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The Office of Personnel Management on Wednesday released the requirements for agencies to report the use of official time by union employees, as the government’s HR agency continues implementation of President Trump’s controversial workforce executive orders.
As part of an executive order seeking to reduce the number of work hours that union employees can spend on official time and limit the activities that qualify, the Trump administration has ordered all federal agencies to submit a report annually outlining the use of official time within their organizations.
Official time is the practice by which union employees are compensated for their work on representational issues. Members are prohibited from conducting internal union business while on official time.
In guidance to agency heads, OPM Director Dale Cabaniss outlined the requirements for the first annual submission of data on the use of official time, which will cover the 2019 fiscal year and is due Jan. 31, 2020. Agencies must list the purposes for which officials authorized the use of official time, as well as the amount of time devoted to each purpose, including contract negotiations, mid-term contract negotiations, dispute resolution and general labor-management relations.
Agencies also must provide the job title and total compensation, including non-salary benefits, of every employee who used official time in the previous fiscal year, as well as the total number of hours used by each employee.
Additionally, agencies must submit “the total value of the free or discounted use of government property” provided to union representatives on official time, as well as “any expenses the agency paid for activities conducted” on official time. The data also should account for any reimbursement paid by a federal employee union for use of government property.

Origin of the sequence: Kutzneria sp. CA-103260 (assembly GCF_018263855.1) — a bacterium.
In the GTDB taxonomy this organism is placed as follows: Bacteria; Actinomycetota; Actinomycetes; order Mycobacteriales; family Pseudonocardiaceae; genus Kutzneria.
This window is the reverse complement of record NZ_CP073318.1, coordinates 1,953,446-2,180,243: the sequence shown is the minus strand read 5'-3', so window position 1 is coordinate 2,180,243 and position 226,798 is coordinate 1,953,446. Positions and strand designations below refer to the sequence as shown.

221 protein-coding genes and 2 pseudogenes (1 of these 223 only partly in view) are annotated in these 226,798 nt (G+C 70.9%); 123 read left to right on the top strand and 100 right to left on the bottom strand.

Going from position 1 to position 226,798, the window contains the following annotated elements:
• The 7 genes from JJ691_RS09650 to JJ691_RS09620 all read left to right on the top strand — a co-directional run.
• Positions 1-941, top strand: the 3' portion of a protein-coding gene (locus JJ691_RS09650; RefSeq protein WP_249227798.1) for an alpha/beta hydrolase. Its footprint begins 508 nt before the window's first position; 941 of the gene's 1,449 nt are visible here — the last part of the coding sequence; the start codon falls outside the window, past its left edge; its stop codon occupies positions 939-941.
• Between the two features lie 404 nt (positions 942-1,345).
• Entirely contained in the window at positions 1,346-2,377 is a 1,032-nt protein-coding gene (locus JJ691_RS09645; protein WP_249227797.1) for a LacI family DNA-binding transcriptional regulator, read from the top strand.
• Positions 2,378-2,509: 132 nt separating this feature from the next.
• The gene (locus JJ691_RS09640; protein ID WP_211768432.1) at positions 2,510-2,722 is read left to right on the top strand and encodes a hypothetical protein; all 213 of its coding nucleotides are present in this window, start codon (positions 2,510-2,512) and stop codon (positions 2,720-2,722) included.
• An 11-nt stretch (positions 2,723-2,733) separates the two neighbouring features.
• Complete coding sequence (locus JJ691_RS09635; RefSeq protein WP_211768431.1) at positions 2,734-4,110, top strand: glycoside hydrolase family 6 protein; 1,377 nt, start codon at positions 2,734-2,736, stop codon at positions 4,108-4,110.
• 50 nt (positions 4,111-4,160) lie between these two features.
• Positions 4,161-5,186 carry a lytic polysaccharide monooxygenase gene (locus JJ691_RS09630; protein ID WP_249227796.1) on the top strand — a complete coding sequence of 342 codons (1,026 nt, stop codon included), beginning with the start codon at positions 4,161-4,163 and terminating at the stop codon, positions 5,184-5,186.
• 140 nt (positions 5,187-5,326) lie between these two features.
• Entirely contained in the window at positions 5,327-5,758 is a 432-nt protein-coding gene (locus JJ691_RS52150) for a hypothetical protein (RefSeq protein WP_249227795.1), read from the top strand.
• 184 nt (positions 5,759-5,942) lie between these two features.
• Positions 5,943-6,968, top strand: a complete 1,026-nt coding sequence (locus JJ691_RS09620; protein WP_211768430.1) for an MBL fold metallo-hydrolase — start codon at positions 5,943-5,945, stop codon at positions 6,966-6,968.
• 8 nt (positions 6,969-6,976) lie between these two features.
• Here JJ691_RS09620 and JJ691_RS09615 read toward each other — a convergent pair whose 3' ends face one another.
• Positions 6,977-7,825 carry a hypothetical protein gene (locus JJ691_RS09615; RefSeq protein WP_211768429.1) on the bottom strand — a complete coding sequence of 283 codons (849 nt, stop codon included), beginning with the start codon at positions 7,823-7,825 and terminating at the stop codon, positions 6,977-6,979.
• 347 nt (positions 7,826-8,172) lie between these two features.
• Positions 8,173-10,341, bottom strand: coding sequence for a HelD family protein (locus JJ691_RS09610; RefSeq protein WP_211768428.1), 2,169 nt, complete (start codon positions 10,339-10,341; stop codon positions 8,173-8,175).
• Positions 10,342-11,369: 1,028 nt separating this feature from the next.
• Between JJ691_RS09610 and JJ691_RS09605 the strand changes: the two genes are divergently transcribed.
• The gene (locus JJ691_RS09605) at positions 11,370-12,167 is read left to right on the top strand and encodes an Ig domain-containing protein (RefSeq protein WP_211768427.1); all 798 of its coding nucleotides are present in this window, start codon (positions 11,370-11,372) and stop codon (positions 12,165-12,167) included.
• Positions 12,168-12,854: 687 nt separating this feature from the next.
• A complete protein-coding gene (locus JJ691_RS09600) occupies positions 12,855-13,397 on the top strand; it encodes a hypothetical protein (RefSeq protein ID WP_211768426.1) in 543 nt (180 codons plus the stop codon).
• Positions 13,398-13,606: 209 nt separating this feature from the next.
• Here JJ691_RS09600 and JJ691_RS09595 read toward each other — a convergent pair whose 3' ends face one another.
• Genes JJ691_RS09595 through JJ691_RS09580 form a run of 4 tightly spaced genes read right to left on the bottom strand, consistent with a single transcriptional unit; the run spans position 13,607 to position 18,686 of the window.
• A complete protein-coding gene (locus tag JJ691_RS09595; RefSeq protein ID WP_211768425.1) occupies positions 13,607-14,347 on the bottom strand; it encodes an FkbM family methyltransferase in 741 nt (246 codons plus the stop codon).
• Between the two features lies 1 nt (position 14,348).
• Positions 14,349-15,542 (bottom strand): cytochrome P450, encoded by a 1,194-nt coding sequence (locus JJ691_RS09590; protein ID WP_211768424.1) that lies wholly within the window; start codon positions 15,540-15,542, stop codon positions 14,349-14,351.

The executive order, which recently went into effect after a federal appellate court lifted an injunction blocking its key provisions, seeks to reduce the amount of official time employees can use to 25% of their work hours, and cap the total amount of annual official time for a union at one hour per employee in the bargaining unit.
Cabaniss’ guidance stated that agencies must identify “instances” where official time exceeded the one-hour-per-employee average, as well as provide a written explanation if the “aggregate union time rate” has increased since the previous year for which data was reported. For the first submission of data, the reference point will be fiscal 2016, which was the last time OPM collected data on official time.
OPM also instructed agencies to begin implementation of a system to monitor the use of official time “to ensure that it is used only for authorized purposes.” Cabaniss wrote that OPM anticipates publishing a new governmentwide report on the use of official time by June 30, 2020.
In addition, OPM on Wednesday announced it would soon begin soliciting data from agencies on the use of telework, in accordance with the Telework Enhancement Act. In a memo to human resources directors, OPM Associate Director for Employee Services Mark Reinhold said the window for submitting data will be open from early November to Dec. 13, 2019, and the legally mandated report will be issued to Congress sometime next year.
“Telework is an important flexibility that can be used to meet a variety of agency human capital and budgetary objectives,” Reinhold wrote. “OPM is committed to supporting the expansion of telework and assisting agencies to meet their goals.
Although OPM has repeatedly cited the importance of telework in improving employee engagement, morale and productivity, a number of federal agencies have cut back on the practice within the last two years, most notably at the Agriculture and Education departments. Cabaniss renewed the agency’s focus on telework and other work-life balance programs earlier this month in a memo commemorating National Work and Family Month.
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